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Penn State Wrestling Preview: Nittany Lions Ready To Bounce Back In Shortened Season

As the shortened NCAA wrestling season gets underway, Penn State enters the year ranked No. 3 in the nation.

Head coach Cael Sanderson and the Nittany Lions have nine nationally ranked wrestlers in InterMats’ preseason rankings, led by Nick Lee, who is ranked No. 2 at 141 lbs. As Penn State’s tri-meet season-opener approaches this Saturday against Indiana and Northwestern, it is time to preview Sanderson’s squad and look at what the upcoming season holds.

Coming off an unusual two-loss season, the Nittany Lions will try to bounce back in a shortened regular season against only Big Ten opponents. Climbing back to their usual No. 1 ranking will be tough, however, as conference opponents Iowa and Michigan take the top two spots.

After losing NCAA Champions Mark Hall and Vincenzo Joseph this offseason, Sanderson will need to search for new leaders in guys like Nick Lee, Roman Bravo-Young, and Aaron Brooks.

With an impressive season last year, Lee, a two-time All-American, will try to win his first national championship in a competitive 141 lbs. weight class. Lee spent last season flipping between the No. 1 and No. 2 spots at 141 lbs. with Ohio State’s Luke Pletcher.

He will have a tough task ahead of him to reach the top of the podium, as three-time All-American Jaydin Eierman, who majored Lee two years ago at the NCAA Championships, has transferred to Iowa and holds the No. 1 ranking. Another matchup to look for will be with No. 4 Sebastian Rivera, who transferred from Northwestern to Rutgers during the offseason.

At 133 lbs., Big Ten runner-up and third-ranked Bravo-Young will have to fight through a very top-heavy weight class. No. 1 Daton Fix of Oklahoma State and No. 2 Stevan Micic of Michigan are both returning to the mat after redshirting for the Olympics last season. After making massive improvements in his sophomore year, Bravo-Young will need to continue to use his rapid pace and lightning speed to get back to another Big Ten Championship.

184-pounder Aaron Brooks became the first true freshman in Penn State history to win a Big Ten championship last season, an impressive accomplishment considering the talent that has come through Penn State’s program. Coming into the season ranked No. 3, Brooks will attempt to build off his conference championship and fight for a spot atop the podium at NCAA’s. His first big test of the year will be against No. 2 Michigan on February 7, when he’ll square off against No. 1 Myles Amine.

Despite its strong and experienced leaders, Penn State will need to rely on some of its freshmen this season to stay among the best teams in the country. Redshirt freshmen Carter Starocci, Joe Lee, and Greg Kerkvliet are all expected to have big years despite their youth. Starocci is ranked fifth at 174 lbs., while Lee and Kerkvliet are both ranked sixth at 165 lbs. and heavyweight, respectfully.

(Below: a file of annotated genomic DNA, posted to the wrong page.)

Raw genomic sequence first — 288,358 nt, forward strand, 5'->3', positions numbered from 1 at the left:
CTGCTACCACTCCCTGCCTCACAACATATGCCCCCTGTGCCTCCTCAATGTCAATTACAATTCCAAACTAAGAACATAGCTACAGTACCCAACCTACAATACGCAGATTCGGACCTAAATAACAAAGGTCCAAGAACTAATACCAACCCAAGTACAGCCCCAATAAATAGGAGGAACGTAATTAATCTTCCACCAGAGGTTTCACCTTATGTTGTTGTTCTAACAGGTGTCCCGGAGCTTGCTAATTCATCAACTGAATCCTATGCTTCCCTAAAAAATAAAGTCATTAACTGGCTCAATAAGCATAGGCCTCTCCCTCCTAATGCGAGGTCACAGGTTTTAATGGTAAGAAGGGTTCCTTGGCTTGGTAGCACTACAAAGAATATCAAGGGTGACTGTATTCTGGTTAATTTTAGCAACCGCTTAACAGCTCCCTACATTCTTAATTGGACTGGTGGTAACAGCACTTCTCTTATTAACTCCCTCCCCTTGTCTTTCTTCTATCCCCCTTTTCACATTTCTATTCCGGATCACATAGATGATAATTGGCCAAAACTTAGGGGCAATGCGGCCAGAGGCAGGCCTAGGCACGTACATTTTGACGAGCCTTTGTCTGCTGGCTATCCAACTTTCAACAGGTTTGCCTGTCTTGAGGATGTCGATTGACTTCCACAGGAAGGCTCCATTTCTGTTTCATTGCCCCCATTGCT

Just like any year in wrestling, the Big Ten is stacked with talent. The conference boasts six teams ranked in the top 10 — Iowa, Michigan, Penn State, Nebraska, Illinois, and Ohio State. Overall, 11 Big Ten schools are ranked in the nation’s top 25.

After mostly dominating the Big Ten over the past decade, Sanderson and the Nittany Lions have some work cut out for them if they want to get back to the top. However, if there is one thing we know about Sanderson over the years, it’s that he’ll have his team wrestling at peak performance by the time the postseason rolls around.

“We’re not going to overthink it. We know we’ll be ready by the postseason,” Sanderson said during the team’s media availability Wednesday.

In a strange year with COVID-19, Penn State’s lineup could change from week to week. The team’s first match against Rutgers was postponed due to positive tests within the team. The following week, its next match with Michigan State was also postponed out of precaution. Sanderson believes his team is ready to roll despite the recent interruptions.

“We should be good to go now. It just takes so long to get some of these guys back, there’s a backlog with getting these guys tests taken and getting them read by the right doctors,” Sanderson said. “That’s a big challenge probably in all athletic departments right now just because there’s so many teams trying to start and with all the positive cases it’s a real challenge.”

Considering the unpredictability of the season, don’t be surprised if the Nittany Lions roll out a different lineup each week. The magic number for wrestlers to be available for the postseason is four matches.

In Sanderson’s opinion, the Big Ten coaches need to cooperate with eachother if the shortened season is going to be successful.

“As a conference, we should all be on the same page where we’re trying to let our student-athletes that need the matches get the matches, That’s got to be the priority,” Sanderson said.

Overall, this Penn State team will be very competitive throughout the year. While this year’s squad doesn’t have the experience or top-ranked guys that fans are accustomed to, the Nittany Lions have a wealth of young talent that can compete with the very best on any given day. Boasting a coach as talented as Sanderson certainly doesn’t hurt, either.

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About the Author

Max Tolson

Max is a senior majoring in print journalism. He hails from the small town of Millsboro, DE and loves to watch the Eagles and Penn State wrestling. Follow him on twitter @TolsonMax or send emails to [email protected] Go Birds!

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